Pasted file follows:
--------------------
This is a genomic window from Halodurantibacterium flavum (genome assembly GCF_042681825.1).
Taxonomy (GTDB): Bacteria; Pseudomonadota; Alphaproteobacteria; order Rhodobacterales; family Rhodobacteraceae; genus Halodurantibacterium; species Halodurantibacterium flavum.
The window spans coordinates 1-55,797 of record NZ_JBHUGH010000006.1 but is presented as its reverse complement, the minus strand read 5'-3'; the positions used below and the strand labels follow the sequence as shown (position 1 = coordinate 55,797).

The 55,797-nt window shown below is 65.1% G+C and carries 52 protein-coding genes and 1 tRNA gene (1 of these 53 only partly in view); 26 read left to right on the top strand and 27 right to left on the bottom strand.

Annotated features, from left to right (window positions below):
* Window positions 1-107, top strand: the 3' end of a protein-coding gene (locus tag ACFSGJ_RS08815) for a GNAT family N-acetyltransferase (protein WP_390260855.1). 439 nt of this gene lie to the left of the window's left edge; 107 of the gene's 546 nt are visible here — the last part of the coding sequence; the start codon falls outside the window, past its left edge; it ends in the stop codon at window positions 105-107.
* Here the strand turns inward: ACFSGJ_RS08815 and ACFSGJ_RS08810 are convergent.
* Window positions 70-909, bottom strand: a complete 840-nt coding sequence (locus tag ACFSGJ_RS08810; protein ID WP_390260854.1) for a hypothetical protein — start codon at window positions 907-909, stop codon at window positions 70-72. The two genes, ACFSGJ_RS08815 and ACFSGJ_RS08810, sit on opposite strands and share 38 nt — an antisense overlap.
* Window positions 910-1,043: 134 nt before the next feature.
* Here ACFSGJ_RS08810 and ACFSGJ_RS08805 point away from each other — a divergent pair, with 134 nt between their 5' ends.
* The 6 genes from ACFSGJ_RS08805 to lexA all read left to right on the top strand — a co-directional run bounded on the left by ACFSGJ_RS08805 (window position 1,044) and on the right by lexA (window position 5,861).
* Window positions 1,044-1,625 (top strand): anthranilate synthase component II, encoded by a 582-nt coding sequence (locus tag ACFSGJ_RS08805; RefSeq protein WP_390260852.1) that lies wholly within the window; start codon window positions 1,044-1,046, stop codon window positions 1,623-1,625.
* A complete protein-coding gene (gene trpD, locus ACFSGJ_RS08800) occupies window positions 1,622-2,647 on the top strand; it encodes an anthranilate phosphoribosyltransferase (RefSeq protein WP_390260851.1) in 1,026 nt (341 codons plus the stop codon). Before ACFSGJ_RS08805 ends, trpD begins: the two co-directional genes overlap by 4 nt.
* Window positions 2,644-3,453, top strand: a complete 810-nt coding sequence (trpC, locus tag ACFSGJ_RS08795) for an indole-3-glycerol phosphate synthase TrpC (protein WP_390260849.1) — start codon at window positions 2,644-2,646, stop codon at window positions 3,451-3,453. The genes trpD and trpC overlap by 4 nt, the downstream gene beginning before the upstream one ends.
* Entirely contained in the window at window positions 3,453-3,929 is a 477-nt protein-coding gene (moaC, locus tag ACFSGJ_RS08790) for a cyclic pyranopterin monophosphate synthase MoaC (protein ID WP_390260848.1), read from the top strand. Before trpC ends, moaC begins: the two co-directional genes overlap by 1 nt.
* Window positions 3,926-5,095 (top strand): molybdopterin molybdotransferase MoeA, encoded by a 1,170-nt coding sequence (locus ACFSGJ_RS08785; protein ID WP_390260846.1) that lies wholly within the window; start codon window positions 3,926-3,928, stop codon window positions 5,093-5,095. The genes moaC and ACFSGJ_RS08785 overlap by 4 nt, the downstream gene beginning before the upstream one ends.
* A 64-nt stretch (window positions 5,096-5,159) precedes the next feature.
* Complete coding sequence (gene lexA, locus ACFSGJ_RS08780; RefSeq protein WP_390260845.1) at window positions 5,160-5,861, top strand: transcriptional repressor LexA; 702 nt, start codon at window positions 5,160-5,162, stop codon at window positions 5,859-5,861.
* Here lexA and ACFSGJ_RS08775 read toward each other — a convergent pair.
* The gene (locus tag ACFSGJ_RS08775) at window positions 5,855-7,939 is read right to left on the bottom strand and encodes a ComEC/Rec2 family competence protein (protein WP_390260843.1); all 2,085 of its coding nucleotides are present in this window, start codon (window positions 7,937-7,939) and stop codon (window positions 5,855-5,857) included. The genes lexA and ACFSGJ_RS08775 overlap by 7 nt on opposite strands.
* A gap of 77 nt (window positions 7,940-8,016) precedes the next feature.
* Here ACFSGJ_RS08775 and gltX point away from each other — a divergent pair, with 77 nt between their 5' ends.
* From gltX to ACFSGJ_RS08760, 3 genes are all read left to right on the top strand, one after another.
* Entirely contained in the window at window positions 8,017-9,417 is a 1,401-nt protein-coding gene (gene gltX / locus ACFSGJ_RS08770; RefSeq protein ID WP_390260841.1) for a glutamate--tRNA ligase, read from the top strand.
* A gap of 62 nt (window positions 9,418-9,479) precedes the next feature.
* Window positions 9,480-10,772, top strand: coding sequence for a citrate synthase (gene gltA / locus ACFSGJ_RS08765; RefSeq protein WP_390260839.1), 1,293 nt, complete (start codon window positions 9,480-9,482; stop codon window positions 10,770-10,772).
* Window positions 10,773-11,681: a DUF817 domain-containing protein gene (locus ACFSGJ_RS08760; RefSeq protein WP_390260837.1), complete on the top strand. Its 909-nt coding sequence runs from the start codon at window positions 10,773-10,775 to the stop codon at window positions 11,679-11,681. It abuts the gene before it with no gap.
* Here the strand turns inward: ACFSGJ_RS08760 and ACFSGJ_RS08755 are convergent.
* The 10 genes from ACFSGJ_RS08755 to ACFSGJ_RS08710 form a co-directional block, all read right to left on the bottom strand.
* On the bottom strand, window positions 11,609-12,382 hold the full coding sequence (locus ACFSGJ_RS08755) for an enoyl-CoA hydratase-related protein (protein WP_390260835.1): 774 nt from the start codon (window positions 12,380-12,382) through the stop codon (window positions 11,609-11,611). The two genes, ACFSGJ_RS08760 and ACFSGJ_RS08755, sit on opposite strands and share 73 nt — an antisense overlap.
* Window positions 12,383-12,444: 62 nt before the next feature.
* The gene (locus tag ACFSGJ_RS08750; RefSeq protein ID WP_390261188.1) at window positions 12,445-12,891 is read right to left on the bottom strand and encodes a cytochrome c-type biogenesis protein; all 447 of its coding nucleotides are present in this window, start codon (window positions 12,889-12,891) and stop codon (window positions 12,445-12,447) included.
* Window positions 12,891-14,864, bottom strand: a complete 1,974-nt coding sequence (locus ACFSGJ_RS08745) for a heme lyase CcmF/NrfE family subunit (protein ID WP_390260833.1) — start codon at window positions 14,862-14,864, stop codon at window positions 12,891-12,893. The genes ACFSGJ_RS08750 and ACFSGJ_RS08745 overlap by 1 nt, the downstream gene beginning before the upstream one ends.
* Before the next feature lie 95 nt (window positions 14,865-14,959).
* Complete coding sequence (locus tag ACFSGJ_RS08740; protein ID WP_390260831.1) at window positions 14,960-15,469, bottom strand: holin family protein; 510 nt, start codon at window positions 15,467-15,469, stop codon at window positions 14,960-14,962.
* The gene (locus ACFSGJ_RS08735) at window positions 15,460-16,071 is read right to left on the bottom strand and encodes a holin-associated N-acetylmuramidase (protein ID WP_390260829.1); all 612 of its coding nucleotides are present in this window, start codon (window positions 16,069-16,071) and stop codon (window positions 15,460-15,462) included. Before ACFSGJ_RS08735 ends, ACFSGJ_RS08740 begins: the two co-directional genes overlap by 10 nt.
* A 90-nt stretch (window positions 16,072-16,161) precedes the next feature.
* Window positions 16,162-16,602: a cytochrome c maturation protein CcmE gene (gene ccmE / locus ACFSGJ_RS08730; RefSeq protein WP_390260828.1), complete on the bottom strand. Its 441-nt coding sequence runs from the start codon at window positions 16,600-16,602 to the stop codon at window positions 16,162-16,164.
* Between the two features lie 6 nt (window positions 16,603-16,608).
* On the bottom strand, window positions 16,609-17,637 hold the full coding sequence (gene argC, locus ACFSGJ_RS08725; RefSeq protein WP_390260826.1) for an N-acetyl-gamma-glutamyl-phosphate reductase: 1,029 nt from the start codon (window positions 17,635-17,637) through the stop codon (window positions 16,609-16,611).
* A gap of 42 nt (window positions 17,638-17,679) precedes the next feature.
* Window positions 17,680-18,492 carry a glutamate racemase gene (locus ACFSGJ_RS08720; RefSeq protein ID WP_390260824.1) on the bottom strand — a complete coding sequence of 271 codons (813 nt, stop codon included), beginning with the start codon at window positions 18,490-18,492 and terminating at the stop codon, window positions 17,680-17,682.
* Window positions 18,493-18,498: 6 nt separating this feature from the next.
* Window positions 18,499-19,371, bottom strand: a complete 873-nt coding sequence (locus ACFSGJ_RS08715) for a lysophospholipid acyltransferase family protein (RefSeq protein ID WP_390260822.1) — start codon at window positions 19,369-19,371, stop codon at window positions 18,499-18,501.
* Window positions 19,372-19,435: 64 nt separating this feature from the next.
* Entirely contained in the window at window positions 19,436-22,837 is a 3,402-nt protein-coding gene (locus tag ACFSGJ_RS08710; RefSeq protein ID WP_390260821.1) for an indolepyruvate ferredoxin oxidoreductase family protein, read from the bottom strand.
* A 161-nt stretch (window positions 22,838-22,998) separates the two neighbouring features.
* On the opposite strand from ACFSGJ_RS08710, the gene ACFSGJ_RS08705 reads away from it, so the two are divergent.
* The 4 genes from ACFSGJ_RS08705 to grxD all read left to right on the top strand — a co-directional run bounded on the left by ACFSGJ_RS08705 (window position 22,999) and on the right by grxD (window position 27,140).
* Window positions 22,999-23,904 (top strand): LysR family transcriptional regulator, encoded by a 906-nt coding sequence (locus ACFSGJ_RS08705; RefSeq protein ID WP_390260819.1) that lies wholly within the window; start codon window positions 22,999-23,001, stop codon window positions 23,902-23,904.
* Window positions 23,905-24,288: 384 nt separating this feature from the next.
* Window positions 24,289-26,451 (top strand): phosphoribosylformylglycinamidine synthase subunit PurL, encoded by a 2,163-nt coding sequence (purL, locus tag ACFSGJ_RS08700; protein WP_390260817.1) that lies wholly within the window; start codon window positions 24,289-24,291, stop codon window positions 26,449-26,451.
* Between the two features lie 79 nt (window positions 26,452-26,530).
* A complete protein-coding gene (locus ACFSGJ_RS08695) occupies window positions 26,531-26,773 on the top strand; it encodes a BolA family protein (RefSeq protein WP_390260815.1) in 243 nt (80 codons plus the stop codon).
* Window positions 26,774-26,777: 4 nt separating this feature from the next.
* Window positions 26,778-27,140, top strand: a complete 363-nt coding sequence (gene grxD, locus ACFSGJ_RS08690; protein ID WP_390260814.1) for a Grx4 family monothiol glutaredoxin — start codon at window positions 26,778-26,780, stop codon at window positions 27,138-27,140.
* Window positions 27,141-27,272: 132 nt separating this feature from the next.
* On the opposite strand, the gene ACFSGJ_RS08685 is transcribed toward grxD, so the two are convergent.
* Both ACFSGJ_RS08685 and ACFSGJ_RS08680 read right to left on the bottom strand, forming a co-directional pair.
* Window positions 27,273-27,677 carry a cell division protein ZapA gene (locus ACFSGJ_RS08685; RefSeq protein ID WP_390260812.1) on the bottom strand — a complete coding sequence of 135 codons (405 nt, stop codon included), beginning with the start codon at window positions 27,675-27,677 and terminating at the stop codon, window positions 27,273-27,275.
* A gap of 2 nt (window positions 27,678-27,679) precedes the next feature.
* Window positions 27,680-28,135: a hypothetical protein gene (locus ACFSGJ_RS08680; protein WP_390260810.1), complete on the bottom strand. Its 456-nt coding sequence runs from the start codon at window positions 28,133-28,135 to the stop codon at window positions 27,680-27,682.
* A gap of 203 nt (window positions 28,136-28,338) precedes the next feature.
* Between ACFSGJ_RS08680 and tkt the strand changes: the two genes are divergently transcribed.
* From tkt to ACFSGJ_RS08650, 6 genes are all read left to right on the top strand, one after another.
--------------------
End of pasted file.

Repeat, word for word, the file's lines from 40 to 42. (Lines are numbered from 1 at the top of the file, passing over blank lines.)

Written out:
* On the bottom strand, window positions 16,609-17,637 hold the full coding sequence (gene argC, locus ACFSGJ_RS08725; RefSeq protein WP_390260826.1) for an N-acetyl-gamma-glutamyl-phosphate reductase: 1,029 nt from the start codon (window positions 17,635-17,637) through the stop codon (window positions 16,609-16,611).
* A gap of 42 nt (window positions 17,638-17,679) precedes the next feature.
* Window positions 17,680-18,492 carry a glutamate racemase gene (locus ACFSGJ_RS08720; RefSeq protein ID WP_390260824.1) on the bottom strand — a complete coding sequence of 271 codons (813 nt, stop codon included), beginning with the start codon at window positions 18,490-18,492 and terminating at the stop codon, window positions 17,680-17,682.